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Open Canon: Amy Lowell
E.R. Zarevich. Posthumously awarded the Pulitzer Prize for Poetry in 1926, Amy Lowell was a self-educated poet who favored Imagism and rejected "safe" choices.
You are ice and fire,
The touch of you burns my hands like snow.
You are cold and flame.
You are the crimson of amaryllis,
The silver of moon-touched magnolias.
When I am with you,
My heart is a frozen pond
Gleaming with agitated torches.
Amy Lowell (1874-1925) wrote this passionate poem, “Opal,” about the love of her life, actress Ada Dwyer Russell. Lowell wanted to dedicate her collections to her as well, but Dwyer, fearing the public exposure of their love affair, begged her not to. The only book Lowell was allowed to dedicate to her paramour was an analytical biography of the poet John Keats, published in 1925. This was considered a “safe” subject in Dwyer’s eyes, but Lowell, in her own lifetime, rarely showed much interest in anything deemed “safe.”
What she was interested in was shaking her native America out of its stiff poetic rut, through her allegiance and advancement of Imagism, a movement that was considered shocking to mainstream audiences at the time. The poem above exhibits some of the key elements of Imagism, a branch of literary modernism: simple, straightforward language, unconventional presentation of verse, and meaningful images that the author deconstructs down to their essences. It was a direct opposition to the popular styles of Romantic and Victorian poetry, rejecting their rigid sets of rules surrounding rhyme, rhythm, and acceptable content (which tended to involve long narratives and broad, philosophical ideas). In Lowell’s work, a touch of homoeroticism added the personal flair that distinguished her in this particular subgenre. As she would be exulted as a poet, she herself exulted in women. Like her poetry, lesbianism was something Lowell was able to confidently incorporate into her identity against the oppression of the era she lived in.
Amy Lowell was born in 1874 into a well-to-do, conventional Boston-based family. She had poor experiences with formal education. At school as a child, bullied for her brash personality and appearance—she was overweight all her life—she struggled to fully thrive and find her purpose. She missed out on going to college, as her family refused to pay tuition for her, believing that higher education was an unsuitable path for a young woman. Her ambitions thwarted, she became a self-taught scholar in protest; her British contemporary Virginia Woolf, equally frustrated with the lack of academic opportunities for intellectual women, would have approved. Lowell became an unstoppable bibliophile. Almost in preparation for her future career as a poet, she devoured every book in her family 7000-volume private library and frequently added to its stock by voracious book-collecting. Family money also allowed her to travel around Europe, exposing her to cultural landscapes not available to her in conservative turn-of-the-century America. Through these efforts, she assembled her own university-esque education.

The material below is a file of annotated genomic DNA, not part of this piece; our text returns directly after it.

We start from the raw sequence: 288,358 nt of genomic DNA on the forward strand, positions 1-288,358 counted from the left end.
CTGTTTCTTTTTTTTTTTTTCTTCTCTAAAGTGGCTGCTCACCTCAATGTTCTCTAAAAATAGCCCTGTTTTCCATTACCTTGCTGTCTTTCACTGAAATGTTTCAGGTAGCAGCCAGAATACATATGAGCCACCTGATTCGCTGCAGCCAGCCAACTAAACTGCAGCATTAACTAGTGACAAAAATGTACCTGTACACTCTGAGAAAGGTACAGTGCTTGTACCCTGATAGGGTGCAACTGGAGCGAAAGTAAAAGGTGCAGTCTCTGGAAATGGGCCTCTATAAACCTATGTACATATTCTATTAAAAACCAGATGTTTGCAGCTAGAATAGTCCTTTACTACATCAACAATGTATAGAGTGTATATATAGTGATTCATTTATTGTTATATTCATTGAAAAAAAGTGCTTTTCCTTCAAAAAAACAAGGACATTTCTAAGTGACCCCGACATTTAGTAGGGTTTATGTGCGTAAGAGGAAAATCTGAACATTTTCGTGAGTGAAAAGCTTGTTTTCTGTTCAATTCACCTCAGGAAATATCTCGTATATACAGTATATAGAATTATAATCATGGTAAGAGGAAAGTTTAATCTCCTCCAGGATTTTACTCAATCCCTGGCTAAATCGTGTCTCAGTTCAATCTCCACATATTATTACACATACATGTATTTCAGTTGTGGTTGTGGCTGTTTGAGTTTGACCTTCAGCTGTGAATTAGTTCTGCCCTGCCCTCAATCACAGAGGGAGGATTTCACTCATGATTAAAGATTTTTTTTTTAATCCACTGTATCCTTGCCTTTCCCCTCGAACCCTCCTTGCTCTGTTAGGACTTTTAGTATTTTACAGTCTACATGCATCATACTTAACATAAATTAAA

She was a late bloomer in her field of work. Although she began writing poetry as a pastime in her late twenties, she didn’t officially publish her first poem until the age of thirty-six. However, she made an impressive start, having her poem “A Fixed Idea” accepted by the prestigious Atlantic magazine in 1910. Two years later, in 1912, her first full collection of poetry came out, A Dome of Many-Colored Glass, and others would follow, including the intriguingly named Sword Blades and Poppy Seeds (1914) and Pictures of the Floating World (1919). The biography of John Keats was perhaps her greatest venture into non-fiction criticism. Keats’ life and work was something of an obsession for Lowell; she argued that he was the forefather of Imagism, and her efforts to deconstruct him like one of her poetic subjects can be classified as psychoanalysis. Though Keats was long dead, he was the only man with whom Lowell would develop a close connection, besides the poet Ezra Pound, with whom she would have a falling out over his disapproval of her writing style and success. Men in general were never too fond of Lowell. Nowadays she would probably operate under the label of “butch lesbian.” She was a large, loud woman who liked to smoke cigars and voice her opinions, all repulsively “unfeminine” behavior at the time. But she didn’t like men either, so their rejection of her was undaunting. She had a loving partner in Russell, and was well-satisfied with her. There were also rumors of an affair with fellow queer writer Mercedes de Acosta, but this has never been proven.
Just as Lowell made her debut into the world of poetry late, and sadly, international recognition would follow this pattern. She died in 1925, of a cerebral hemorrhage, at the age of 51. One year later, she would be awarded The Pulitzer Prize for Poetry for her collection What’s O’Clock (published in the last year of her life). She would then fade into obscurity in the literary circuit until the 1970s, where a renewed interest in women’s works—the feminist movement at the time was doing a mass archeological dig of lost female literature—resurrected her reputation. Readers can now easily access her masterly poems such as “Opal” online, an optimistic reminder of the enduring power of talented women’s art. Lowell was destined to be known and remembered. As she reportedly said herself, “God made me a businesswoman, and I made myself a poet.”
E.R. Zarevich is an English teacher and writer from Burlington, Ontario, Canada. Fascinated by women's literary history, her biographical articles on female writers have been published by Jstor Daily, The Archive, Early Bird Books, and The Calvert Journal. She is also a writer of fiction and poetry.